The film’s tournament fight scenes are not much different from most below-average American martial arts movies from this era, but there are a couple of components that make them visually interesting. First, look at the size of that fighting ring. It’s a goddamn football field. The dimensions and openness don’t exactly force the action between competitors. It was a notable touch if only for the strange lack of logic, but more important than the fighting space is the actual roster of fighters.
To counteract the sameness of his fighters’ muscular physiques, even tans, and scorched-earth policy toward body waxing, Pyun spruces things up in the wardrobe department. In the year 2019, the American Apparel brand is alive and well as evidenced by the fighters’ multicolored legging ensembles. Reimagining the combatants as Alphabet City hipsters beating each other to cyborgy pulps made the fights slightly more palatable, so I’m glad Pyun included the flourish.
There are three things that I’ve found Pyun often does well as a director: he frames landscapes beautifully, he makes Vincent Klyn look bad-ass, and he builds unique cinematic worlds. In Heatseeker, the first strength is a moot point because the locations and the emphasis on interior shots aren’t conducive to the type of sprawling compositions endemic to films like 1993’s Knights. Vincent Klyn sat this one out so there’s another missed opportunity. The cinematic universe of enhanced human-cyborg hybrids battling it out in a tournament sponsored by villainous corporate overlords is a fun action genre idea and to have a lone human as a serious contender is an added bonus. However, this component of the film is never fully realized.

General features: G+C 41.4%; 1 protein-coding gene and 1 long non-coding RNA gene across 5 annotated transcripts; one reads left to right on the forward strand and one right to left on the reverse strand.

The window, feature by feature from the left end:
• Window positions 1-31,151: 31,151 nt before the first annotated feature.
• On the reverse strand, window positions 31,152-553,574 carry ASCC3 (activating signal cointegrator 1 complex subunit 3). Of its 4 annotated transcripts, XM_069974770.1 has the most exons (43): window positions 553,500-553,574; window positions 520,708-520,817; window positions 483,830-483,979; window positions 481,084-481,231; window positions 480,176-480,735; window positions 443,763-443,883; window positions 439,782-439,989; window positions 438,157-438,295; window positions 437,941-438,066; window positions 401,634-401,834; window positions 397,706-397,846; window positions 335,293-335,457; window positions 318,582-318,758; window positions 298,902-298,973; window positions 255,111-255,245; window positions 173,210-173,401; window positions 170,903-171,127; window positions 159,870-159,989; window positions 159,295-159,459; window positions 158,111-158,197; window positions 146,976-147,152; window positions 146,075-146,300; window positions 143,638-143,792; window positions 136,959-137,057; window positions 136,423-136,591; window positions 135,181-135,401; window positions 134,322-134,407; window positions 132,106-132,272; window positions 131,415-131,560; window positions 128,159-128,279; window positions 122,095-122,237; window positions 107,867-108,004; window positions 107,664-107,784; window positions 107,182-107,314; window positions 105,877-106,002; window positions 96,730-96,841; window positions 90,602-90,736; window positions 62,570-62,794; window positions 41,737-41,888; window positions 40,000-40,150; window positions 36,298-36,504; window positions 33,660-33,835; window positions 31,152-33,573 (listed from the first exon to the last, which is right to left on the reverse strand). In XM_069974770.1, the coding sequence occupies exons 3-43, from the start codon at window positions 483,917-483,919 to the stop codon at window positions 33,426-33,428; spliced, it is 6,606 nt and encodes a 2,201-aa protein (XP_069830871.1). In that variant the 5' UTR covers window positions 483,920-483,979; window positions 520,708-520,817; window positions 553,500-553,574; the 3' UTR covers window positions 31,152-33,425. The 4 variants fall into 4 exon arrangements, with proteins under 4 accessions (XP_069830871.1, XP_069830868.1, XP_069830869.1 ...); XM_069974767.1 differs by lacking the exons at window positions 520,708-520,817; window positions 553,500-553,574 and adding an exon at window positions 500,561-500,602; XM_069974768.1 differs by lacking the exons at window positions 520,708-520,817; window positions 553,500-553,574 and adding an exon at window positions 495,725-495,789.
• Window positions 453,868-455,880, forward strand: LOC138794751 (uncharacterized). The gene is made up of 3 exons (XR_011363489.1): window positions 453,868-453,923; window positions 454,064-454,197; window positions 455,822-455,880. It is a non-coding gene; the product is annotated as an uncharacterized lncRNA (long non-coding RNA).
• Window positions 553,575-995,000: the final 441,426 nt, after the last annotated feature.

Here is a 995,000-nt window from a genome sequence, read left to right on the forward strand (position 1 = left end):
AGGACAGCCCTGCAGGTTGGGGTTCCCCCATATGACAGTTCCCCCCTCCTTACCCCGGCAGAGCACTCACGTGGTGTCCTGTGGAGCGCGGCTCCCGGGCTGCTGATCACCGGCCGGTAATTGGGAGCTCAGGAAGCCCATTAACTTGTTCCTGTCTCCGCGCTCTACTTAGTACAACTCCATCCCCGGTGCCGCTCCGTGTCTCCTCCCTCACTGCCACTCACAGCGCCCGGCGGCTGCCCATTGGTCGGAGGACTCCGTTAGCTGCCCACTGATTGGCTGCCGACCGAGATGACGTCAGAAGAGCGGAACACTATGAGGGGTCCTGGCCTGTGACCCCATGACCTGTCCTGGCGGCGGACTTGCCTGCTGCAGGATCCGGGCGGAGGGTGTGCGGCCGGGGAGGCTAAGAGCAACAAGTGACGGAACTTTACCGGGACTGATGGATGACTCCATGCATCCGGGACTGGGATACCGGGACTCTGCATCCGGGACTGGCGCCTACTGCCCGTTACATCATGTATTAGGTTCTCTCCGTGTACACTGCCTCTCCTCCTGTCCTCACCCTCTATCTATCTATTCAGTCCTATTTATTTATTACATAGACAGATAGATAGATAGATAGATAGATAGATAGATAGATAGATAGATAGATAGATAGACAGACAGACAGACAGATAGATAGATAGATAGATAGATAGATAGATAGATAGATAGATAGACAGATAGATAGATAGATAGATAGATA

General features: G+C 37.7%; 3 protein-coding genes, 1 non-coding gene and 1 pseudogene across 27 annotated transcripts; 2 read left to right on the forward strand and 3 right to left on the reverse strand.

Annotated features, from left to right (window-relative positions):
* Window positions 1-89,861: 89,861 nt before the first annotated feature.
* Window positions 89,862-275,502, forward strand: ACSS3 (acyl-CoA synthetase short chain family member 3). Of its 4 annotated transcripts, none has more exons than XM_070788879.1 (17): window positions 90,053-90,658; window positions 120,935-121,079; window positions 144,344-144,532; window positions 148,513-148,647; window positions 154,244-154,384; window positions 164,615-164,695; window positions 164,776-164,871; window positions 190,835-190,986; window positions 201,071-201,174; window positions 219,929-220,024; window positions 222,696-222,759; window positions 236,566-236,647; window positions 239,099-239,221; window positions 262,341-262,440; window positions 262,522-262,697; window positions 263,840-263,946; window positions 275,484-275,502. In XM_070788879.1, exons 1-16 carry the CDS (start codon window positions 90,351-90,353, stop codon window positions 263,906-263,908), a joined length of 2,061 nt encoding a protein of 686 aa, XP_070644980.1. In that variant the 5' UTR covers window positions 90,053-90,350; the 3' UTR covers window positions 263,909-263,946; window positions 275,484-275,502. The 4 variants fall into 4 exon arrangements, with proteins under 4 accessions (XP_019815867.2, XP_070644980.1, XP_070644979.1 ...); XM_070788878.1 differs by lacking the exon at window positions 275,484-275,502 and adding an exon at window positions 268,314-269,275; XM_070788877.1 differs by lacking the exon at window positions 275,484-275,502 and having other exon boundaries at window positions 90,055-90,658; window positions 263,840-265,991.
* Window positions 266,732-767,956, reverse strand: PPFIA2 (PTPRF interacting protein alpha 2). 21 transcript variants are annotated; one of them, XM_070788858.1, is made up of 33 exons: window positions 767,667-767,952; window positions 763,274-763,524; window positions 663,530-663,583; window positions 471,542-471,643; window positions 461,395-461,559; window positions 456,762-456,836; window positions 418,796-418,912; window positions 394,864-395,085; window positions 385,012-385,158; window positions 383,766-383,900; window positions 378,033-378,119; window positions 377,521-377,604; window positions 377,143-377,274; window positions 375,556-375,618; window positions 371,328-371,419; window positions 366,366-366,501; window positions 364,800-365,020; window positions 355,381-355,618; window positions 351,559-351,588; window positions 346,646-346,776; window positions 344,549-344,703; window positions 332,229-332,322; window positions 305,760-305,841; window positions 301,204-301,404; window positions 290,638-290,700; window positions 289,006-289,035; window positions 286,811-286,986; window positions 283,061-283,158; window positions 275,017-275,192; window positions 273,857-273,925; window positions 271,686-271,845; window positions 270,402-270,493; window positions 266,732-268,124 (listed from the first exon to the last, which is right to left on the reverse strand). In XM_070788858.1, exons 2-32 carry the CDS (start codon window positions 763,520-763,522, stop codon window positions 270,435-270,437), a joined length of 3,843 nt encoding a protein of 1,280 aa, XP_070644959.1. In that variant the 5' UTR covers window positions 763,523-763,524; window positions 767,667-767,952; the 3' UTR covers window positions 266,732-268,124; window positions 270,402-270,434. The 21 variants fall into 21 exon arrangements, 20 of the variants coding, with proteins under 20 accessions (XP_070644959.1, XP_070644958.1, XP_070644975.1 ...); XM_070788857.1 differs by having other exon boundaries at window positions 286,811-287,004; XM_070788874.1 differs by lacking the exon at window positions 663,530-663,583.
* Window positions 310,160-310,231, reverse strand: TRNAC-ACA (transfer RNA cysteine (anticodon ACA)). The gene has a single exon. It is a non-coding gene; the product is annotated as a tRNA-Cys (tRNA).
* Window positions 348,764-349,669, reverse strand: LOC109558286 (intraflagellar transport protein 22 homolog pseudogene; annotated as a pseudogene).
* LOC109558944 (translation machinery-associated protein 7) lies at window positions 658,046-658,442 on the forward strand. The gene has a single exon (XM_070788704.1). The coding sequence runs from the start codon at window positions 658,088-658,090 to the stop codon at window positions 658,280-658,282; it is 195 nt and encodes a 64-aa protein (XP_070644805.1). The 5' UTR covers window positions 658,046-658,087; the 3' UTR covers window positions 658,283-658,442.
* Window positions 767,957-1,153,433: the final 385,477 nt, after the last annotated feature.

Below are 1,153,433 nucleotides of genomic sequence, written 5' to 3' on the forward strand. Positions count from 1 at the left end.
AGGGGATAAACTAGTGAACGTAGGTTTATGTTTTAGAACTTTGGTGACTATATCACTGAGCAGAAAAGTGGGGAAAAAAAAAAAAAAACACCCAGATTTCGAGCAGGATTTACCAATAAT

The nameless and faceless in-match commentary really sinks this film. It's a risky device regardless, but the first misfire is not having a two-man team play the parts of color commentator and play-by-play man; as a result, the commentary lacks variety and any real drama. The second issue is that the commentator spends too much time describing the effect of the fight outcomes on corporate stock prices, the various technologies of the cybernetic enhancements made to the fighters, and the backgrounds and records of each fighter.
All of this information is pretty much superfluous because the fights are thoroughly average and we don’t see any techniques that might be the result of cybernetic skill-sets. Sure, give me fighters getting kicked into the upper deck of the arena. Give me gymnastic dudes flipping and twisting around the mat. Hell, crank the camera and give me an E. Honda-style Hundred Hand Slap. The film relied too heavily upon the commentary as the primary device to put over the superhuman skills of the fighters, and the only visual indications the audience receives that these guys are even cyborgs are some post-match close-ups of metallic make-up effects. How are we supposed to buy into Chance’s underdog status if his competition is so thoroughly human?